Consumer Packaging and Food Waste
Atheon Analytics CEO, Guy Cuthbert, explains how new retail food portions and packaging materials can help reduce consumer waste.
According to a recent study from WRAP, approximately 60 per cent of household food waste arises from products that are not used in time. The study finds consumers need clearer information and innovation in packaging to help reduce this waste which is valued in the United Kingdom at £6.7 billion annually.
How, then, can retailers and suppliers introduce, test and measure the effectiveness of changes to packaging?
Innovations including split-packs, resealable packaging and sustainable alternatives to plastic may help to reduce waste but will not survive if sales are adversely affected.
The answer therefore lies in robust analysis of the performance of individual products, sold in individual stores, on a daily basis. This may sound obvious but, despite all large retailers collecting this data, much of their analysis uses highly-aggregated data-sets whilst additionally ignoring valued detail.
When considering packing changes it is necessary to include key product details including case size, product shelf life, and limitations relating to the type of packaging currently in use. Additionally, it is necessary to set these in the context of promotional patterns, local shopper behaviour, and price architecture.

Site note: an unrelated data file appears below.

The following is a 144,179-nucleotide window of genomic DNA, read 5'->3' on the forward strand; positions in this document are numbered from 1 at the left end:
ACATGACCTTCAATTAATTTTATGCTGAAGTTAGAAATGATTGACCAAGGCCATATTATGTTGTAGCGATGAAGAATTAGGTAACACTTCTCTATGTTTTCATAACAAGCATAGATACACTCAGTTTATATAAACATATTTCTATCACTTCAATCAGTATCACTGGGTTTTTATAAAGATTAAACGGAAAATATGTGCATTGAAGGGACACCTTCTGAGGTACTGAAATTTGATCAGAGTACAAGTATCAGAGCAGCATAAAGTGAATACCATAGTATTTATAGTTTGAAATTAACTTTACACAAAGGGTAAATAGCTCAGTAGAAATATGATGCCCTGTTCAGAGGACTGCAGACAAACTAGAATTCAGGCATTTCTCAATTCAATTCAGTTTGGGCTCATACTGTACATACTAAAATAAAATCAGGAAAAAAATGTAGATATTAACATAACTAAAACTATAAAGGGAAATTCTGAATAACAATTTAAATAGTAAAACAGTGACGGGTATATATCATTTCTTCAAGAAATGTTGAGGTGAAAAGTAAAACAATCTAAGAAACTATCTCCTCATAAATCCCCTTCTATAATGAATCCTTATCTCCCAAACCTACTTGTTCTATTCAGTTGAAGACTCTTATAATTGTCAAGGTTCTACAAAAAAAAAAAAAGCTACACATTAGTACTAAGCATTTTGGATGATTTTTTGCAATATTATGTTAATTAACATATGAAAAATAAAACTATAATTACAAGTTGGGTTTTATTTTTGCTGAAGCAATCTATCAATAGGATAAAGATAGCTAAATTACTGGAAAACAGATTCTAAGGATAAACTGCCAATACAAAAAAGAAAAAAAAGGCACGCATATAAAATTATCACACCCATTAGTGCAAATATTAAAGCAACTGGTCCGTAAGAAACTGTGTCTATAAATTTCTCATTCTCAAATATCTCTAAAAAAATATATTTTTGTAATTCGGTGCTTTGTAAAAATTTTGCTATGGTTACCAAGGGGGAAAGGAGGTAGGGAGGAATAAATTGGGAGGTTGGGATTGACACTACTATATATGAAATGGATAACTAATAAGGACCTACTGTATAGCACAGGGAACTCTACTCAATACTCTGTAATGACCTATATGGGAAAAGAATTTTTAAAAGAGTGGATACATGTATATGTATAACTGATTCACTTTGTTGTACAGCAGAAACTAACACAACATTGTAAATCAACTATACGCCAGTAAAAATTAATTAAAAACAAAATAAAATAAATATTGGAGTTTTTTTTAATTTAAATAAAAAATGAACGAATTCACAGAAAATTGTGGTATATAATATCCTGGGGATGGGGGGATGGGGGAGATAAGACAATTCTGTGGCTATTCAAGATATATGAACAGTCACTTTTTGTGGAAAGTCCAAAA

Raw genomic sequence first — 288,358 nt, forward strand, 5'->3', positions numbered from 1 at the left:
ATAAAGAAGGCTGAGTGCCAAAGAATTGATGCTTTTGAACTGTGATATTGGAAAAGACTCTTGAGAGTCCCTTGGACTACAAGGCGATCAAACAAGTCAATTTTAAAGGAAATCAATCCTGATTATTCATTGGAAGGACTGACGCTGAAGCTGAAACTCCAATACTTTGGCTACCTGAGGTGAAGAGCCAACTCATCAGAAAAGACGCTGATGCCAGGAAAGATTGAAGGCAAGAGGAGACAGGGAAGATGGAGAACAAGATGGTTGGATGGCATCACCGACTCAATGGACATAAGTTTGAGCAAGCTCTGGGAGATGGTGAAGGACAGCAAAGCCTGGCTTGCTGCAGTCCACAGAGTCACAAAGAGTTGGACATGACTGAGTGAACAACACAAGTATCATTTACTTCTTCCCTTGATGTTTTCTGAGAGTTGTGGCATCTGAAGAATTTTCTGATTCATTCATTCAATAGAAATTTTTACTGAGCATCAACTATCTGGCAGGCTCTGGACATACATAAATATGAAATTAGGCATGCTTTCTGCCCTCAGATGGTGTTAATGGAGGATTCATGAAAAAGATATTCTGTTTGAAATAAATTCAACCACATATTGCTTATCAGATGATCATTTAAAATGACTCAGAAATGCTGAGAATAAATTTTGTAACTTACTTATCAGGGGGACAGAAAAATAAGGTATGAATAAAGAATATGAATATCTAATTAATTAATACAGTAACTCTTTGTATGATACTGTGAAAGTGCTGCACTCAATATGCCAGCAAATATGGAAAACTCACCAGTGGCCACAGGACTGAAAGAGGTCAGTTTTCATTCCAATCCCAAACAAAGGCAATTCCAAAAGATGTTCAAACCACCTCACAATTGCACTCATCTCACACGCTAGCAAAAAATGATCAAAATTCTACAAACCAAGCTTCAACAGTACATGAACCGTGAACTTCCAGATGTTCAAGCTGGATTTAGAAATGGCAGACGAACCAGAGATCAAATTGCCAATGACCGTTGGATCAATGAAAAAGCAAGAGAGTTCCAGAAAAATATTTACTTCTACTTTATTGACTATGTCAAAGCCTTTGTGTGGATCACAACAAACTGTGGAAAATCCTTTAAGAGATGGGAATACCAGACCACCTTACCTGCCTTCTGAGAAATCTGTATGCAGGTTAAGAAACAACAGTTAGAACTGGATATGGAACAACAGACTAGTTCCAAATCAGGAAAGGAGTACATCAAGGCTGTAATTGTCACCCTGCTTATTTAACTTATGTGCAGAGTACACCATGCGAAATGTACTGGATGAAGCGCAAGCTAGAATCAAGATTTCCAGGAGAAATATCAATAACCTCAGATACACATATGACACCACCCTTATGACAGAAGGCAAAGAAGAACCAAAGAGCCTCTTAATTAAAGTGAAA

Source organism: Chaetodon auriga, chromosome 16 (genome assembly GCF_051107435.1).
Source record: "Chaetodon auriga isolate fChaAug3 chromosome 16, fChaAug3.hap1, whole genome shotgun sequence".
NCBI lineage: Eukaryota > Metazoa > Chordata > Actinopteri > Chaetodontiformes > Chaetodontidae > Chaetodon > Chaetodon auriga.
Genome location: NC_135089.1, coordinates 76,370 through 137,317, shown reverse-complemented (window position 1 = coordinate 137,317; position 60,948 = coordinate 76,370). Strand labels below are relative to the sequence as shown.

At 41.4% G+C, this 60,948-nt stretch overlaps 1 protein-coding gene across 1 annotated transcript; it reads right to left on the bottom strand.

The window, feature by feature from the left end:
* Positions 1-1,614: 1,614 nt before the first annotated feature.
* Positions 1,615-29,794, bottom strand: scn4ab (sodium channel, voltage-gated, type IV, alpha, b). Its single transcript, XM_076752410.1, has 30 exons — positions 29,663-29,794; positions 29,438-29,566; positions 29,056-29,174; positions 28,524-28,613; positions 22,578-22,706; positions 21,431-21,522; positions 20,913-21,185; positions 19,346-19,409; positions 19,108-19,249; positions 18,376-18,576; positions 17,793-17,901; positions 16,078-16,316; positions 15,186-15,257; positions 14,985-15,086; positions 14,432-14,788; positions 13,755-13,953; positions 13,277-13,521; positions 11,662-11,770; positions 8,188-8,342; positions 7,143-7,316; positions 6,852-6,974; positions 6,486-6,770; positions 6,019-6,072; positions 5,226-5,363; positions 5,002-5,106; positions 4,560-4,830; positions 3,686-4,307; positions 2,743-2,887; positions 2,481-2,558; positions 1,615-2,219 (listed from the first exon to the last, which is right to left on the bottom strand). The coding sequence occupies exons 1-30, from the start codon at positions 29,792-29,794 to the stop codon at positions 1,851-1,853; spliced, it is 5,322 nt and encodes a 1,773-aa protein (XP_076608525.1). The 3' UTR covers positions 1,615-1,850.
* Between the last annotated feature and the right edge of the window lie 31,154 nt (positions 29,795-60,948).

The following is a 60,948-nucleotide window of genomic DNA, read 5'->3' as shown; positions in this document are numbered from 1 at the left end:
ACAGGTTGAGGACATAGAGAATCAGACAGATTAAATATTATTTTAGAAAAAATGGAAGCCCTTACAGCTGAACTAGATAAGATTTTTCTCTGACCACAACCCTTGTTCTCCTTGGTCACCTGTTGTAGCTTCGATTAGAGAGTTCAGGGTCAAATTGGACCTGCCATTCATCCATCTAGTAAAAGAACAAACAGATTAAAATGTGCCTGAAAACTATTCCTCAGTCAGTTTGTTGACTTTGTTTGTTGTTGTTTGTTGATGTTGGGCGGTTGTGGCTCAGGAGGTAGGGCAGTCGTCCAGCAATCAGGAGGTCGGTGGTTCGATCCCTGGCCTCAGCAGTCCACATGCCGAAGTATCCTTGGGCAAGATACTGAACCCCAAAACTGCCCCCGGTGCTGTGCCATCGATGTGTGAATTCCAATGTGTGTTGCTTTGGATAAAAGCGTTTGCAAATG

These details become key to reducing waste with specific customer groups.
By way of (obvious) example, single-person households present significant opportunity for lowering waste whilst simultaneously enhancing supplier brand perception by combining single-portion packaging with low-plastic innovation.
Despite a widely held perception that single-portion products reduce profitability, the reality is many such products perform very well. Detailed analysis shows that they can simultaneously increase sales and reduce waste with specific shopper groups. Unsurprisingly perhaps, they are more likely to achieve or exceed target performance in metropolitan centres rather than rural areas. Single-person households are more common in urban areas, so aggregated analysis which ignores this might suggest that they perform poorly.
Retailers need to embrace modern analytical technologies which blend machine learning and data visualisation to create tools which point the way. The discipline of visual analytics enables rapid exploration from macro-patterns to micro-details, whilst retaining context. This is a powerful approach for monitoring short-cycle ‘test and measure’ product trials.
Rapid, detailed analysis drives rich understanding, leading to better-informed decisions around packaging innovation.